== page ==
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Dominican Republic: The Air Force
Country Study > Chapter 5 > National Security > Armed Forces Organization, Training, and Equipment > The Air Force


The air force traced its origins to 1928, when the government, inspired by the use of air power in World War I, authorized the creation of an aviation school. The nation's first military aviation element was established in 1932 as an arm of the National Army. As the Military Aviation Corps, the air force became an independent service in 1948. It underwent several name changes during the 1950s, being known as the Dominican National Aviation during 1952-55 and 1957-62 and as the Dominican Air Force during 1955-57. In 1962 it again became known as the Dominican Air Force, the name still in use as of 1989.

After World War II, Trujillo greatly expanded the air force, in part to form a counterweight to the army. By the mid-1950s, the air force had some 240 aircraft and approximately 3,500 personnel. After Trujillo's assassination, however, funds were not allocated for the replacement of aging aircraft, and the air force's air inventory dwindled rapidly.

Air force headquarters was located at San Isidro Air Base. Most aircraft were based at San Isidro as well. Other military air bases were located at Azua, Barahona, La Romana, La Vega, Monte Cristi, Puerto Plata, and San Cristóbal. The air force administered the general military medical center located in San Isidro. The air force also ran the nation's civil aeronautics directorate, and air force officers oversaw the operation of the nation's airports.

The air force, numbering some 3,800 personnel in 1989, was organized into four commands, all headquartered at San Isidro. The Air Command was responsible for the direction of all flight operations. It was made up of one counterinsurgency squadron equipped with eight Cessna A-37B Dragonflies, one transport squadron equipped with six C-47 Douglas Dakotas and seven other assorted aircraft, one helicopter squadron (consisting of thirteen aircraft) used for sea and air rescue and for transport, and one training squadron equipped with ten Beech T-34B Mentors and seven Beech T-41D Mescaleros.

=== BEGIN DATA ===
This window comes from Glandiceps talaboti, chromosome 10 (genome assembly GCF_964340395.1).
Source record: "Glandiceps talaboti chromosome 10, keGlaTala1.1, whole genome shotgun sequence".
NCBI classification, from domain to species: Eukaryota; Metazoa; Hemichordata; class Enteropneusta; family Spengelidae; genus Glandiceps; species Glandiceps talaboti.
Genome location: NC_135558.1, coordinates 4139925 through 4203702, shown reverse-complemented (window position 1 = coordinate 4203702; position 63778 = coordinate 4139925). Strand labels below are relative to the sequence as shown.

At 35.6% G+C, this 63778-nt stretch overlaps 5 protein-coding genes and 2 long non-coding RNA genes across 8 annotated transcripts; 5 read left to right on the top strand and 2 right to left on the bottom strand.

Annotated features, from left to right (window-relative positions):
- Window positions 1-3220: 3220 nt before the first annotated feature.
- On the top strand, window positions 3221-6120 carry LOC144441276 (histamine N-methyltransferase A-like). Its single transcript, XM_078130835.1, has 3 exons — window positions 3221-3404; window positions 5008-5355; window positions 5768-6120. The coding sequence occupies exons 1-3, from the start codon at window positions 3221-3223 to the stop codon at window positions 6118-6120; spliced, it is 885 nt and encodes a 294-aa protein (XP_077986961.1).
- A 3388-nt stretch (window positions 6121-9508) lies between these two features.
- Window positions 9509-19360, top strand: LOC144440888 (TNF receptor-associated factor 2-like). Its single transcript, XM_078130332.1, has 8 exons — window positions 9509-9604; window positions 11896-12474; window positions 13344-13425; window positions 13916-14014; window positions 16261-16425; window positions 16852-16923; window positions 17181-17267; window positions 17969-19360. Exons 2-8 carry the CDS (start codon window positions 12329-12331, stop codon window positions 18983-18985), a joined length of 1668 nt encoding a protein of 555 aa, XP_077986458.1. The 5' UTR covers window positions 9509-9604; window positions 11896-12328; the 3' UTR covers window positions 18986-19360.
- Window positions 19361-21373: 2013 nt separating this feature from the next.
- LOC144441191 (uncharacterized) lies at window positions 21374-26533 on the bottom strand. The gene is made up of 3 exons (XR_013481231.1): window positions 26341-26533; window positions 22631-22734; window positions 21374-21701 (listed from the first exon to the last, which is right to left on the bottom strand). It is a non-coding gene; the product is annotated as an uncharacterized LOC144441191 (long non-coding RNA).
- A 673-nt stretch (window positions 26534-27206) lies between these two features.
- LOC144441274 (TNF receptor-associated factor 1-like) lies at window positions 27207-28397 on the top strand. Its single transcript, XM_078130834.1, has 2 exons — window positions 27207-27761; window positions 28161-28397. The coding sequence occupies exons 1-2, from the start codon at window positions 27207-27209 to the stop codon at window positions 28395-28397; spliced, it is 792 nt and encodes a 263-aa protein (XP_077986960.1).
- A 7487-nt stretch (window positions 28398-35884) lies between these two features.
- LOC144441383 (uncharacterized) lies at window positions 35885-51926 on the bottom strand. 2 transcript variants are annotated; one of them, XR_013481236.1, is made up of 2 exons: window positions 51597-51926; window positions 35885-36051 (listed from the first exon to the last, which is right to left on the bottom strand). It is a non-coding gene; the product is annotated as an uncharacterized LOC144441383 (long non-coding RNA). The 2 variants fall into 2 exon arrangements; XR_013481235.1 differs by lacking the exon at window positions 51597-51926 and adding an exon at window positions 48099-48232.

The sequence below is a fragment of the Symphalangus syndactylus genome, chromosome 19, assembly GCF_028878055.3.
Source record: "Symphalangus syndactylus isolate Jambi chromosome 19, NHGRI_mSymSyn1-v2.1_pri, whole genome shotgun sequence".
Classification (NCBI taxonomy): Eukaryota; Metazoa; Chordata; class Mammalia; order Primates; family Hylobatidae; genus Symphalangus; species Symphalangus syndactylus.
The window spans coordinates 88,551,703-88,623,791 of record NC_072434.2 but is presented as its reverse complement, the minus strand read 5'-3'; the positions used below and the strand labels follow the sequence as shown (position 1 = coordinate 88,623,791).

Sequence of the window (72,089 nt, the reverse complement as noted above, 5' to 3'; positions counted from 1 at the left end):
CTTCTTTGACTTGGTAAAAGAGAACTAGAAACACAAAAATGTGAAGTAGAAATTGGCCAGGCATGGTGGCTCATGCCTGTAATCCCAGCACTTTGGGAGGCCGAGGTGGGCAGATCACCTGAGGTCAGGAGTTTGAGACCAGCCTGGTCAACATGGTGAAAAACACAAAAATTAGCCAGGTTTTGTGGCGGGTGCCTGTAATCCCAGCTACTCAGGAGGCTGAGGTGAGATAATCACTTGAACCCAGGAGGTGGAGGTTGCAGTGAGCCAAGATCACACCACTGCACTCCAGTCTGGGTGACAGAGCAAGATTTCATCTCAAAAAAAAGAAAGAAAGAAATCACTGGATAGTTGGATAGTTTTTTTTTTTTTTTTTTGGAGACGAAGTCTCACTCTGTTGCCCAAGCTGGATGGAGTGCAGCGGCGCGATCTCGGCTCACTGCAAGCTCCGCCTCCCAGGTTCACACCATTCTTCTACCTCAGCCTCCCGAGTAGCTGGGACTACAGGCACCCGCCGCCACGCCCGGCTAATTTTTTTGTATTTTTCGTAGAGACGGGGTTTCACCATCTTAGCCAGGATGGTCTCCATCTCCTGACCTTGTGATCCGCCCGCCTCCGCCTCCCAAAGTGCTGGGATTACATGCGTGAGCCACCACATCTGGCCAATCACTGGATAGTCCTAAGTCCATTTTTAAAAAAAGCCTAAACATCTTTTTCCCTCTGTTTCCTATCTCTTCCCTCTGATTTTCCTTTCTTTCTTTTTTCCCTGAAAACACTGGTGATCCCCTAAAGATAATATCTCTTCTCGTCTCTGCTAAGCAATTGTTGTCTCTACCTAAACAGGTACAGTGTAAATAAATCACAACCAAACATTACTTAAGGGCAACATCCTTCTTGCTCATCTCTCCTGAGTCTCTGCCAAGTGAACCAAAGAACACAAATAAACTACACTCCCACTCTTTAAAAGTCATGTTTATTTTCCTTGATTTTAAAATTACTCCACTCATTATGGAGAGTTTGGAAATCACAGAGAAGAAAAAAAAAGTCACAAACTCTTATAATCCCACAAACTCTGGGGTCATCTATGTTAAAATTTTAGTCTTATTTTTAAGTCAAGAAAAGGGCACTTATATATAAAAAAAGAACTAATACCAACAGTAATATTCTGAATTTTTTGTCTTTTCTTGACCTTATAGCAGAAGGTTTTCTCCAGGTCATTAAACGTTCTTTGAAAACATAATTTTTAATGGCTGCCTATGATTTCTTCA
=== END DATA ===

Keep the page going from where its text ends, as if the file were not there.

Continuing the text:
The Base Defense Command provided security for all bases and aircraft. It included an airborne commando squadron and an antiaircraft battalion, which was equipped with ten Bofors 40mm antiaircraft guns. The Maintenance Command was responsible for maintenance and repair. The Combat Support Command controlled all base services.

Air force cadets were trained at the Naval Academy at Las Calderas. All other ranks received their training at the Military Aviation School at Haina.

Data as of December 1989

Last Updated: December 1989

Editor's Note: Country Studies included here were published between 1988 and 1998. The Country study for Dominican Republic was first published in 1989. Where available, the data has been updated through 2008. The date at the bottom of each section will indicate the time period of the data. Information on some countries may no longer be up to date. See the "Research Completed" date at the beginning of each study on the Title Page or the "Data as of" date at the end of each section of text. This information is included due to its comprehensiveness and for historical purposes.

Note that current information from the CIA World Factbook, U.S. Department of State Background Notes, Australia's Department of Foreign Affairs and Trade Country Briefs, the UK's Foreign and Commonwealth Office's Country Profiles, and the World Bank can be found on

Dominican Republic Main Page Country Studies Main Page

Section 117 of 128


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